input_share = Prio3.Prg.expand_into_vec(Prio3.Flp.Field,
                                            dst + byte(j),
    k_proof_share, encoded = encoded[:l], encoded[l:]
    proof_share = Prio3.Prg.expand_into_vec(Prio3.Flp.Field,
                                            dst + byte(j),
    k_blind, k_hint = None, None
    if Prio3.Flp.JOINT_RAND_LEN > 0:
        k_blind, encoded = encoded[:l], encoded[l:]
        k_hint, encoded = encoded[:l], encoded[l:]
    if len(encoded) != 0:
        raise ERR_DECODE
    return (input_share, proof_share, k_blind, k_hint)

def encode_prepare_message(Prio3, verifier, k_joint_rand):
    encoded = Bytes()
    encoded += Prio3.Flp.Field.encode_vec(verifier)
    if Prio3.Flp.JOINT_RAND_LEN > 0:
        encoded += k_joint_rand
    return encoded

def decode_prepare_message(Prio3, encoded):
    l = Prio3.Flp.Field.ENCODED_SIZE * Prio3.Flp.VERIFIER_LEN
    encoded_verifier, encoded = encoded[:l], encoded[l:]
    verifier = Prio3.Flp.Field.decode_vec(encoded_verifier)
    k_joint_rand = None
    if Prio3.Flp.JOINT_RAND_LEN > 0:
        l = Prio3.Prg.SEED_SIZE
        k_joint_rand, encoded = encoded[:l], encoded[l:]
    if len(encoded) != 0:
        raise ERR_DECODE
    return (verifier, k_joint_rand)
Figure 17: Helper functions required for Prio3.

6.3. A General-Purpose FLP

This section describes an FLP based on the construction from in [BBCGGI19], Section 4.2. We begin in Section 6.3.1 with an overview of their proof system and the extensions to their proof system made here. The construction is specified in Section 6.3.3.

  • OPEN ISSUE We're not yet sure if specifying this general-purpose FLP is desirable. It might be preferable to specify specialized FLPs for each data type that we want to standardize, for two reasons. First, clear and concise specifications are likely easier to write for specialized FLPs rather than the general one. Second, we may end up tailoring each FLP to the measurement type in a way that improves performance, but breaks compatibility with the general-purpose FLP.

    In any case, we can't make this decision until we know which data types to standardize, so for now, we'll stick with the general-purpose construction. The reference implementation can be found at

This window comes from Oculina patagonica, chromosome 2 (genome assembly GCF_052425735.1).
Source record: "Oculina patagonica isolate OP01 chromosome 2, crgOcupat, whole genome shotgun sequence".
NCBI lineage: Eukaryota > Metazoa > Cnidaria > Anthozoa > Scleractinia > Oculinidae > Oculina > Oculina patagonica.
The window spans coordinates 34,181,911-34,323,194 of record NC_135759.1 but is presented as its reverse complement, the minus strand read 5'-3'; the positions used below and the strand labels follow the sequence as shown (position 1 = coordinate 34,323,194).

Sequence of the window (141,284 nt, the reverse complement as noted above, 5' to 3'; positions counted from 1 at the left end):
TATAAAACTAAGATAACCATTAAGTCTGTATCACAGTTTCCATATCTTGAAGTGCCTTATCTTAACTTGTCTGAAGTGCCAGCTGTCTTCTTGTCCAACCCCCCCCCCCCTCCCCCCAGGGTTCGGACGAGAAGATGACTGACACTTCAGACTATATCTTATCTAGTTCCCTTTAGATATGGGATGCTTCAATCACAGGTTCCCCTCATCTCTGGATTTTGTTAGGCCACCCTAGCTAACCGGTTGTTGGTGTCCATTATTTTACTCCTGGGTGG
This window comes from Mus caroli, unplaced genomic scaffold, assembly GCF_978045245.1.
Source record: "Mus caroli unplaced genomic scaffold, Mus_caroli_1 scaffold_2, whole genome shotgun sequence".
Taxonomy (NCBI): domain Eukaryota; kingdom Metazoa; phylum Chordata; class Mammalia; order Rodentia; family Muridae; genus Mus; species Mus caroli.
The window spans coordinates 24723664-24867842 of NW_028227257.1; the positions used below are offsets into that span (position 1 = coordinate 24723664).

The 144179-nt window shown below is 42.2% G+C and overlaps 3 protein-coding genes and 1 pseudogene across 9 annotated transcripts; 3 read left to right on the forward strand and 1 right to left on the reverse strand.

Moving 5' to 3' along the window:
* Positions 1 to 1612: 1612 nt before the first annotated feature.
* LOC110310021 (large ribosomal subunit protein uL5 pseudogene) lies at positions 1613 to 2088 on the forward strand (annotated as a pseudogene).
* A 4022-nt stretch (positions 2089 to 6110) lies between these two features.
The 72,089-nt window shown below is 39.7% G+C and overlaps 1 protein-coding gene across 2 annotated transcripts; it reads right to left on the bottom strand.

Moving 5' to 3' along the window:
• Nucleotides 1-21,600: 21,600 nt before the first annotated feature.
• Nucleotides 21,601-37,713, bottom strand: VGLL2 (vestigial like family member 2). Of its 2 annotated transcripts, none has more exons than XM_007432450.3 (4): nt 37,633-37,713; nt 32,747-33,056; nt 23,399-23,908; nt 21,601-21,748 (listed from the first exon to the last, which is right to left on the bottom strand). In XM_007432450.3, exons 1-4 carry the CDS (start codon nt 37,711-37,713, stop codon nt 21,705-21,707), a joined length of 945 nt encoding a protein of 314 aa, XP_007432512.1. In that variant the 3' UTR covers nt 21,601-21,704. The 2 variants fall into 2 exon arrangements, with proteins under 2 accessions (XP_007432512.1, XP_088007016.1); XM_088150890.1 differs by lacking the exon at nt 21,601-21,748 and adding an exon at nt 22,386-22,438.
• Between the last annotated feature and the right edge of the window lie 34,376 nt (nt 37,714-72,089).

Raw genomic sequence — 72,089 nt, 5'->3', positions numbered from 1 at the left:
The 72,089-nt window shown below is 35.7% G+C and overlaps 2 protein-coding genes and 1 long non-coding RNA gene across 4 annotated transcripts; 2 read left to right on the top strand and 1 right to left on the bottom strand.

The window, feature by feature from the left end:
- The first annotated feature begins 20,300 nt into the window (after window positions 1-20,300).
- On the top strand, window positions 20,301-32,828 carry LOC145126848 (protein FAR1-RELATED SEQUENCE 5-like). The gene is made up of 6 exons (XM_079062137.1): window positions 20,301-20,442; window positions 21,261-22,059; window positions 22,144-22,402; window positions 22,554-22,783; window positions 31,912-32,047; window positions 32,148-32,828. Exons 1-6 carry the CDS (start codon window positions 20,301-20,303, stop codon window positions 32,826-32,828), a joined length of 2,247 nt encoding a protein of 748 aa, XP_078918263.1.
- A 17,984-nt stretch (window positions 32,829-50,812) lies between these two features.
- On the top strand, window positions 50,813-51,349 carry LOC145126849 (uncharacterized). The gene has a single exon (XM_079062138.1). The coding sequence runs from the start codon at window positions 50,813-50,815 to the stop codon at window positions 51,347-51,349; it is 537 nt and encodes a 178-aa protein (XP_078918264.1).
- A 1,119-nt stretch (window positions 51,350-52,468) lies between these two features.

• OPEN ISSUE Chris Wood points out that the this section reads more like a paper than a standard. Eventually we'll want to work this into something that is readily consumable by the CFRG.

6.3.1. Overview

In the proof system of [BBCGGI19], validity is defined via an arithmetic circuit evaluated over the input: If the circuit output is zero, then the input is deemed valid; otherwise, if the circuit output is non-zero, then the input is deemed invalid. Thus the goal of the proof system is merely to allow the verifier to evaluate the validity circuit over the input. For our application (Section 6), this computation is distributed among multiple Aggregators, each of which has only a share of the input.

Suppose for a moment that the validity circuit C is affine, meaning its only operations are addition and multiplication-by-constant. In particular, suppose the circuit does not contain a multiplication gate whose operands are both non-constant. Then to decide if an input x is valid, each Aggregator could evaluate C on its share of x locally, broadcast the output share to its peers, then combine the output shares locally to recover C(x). This is true because for any SHARES-way secret sharing of x it holds that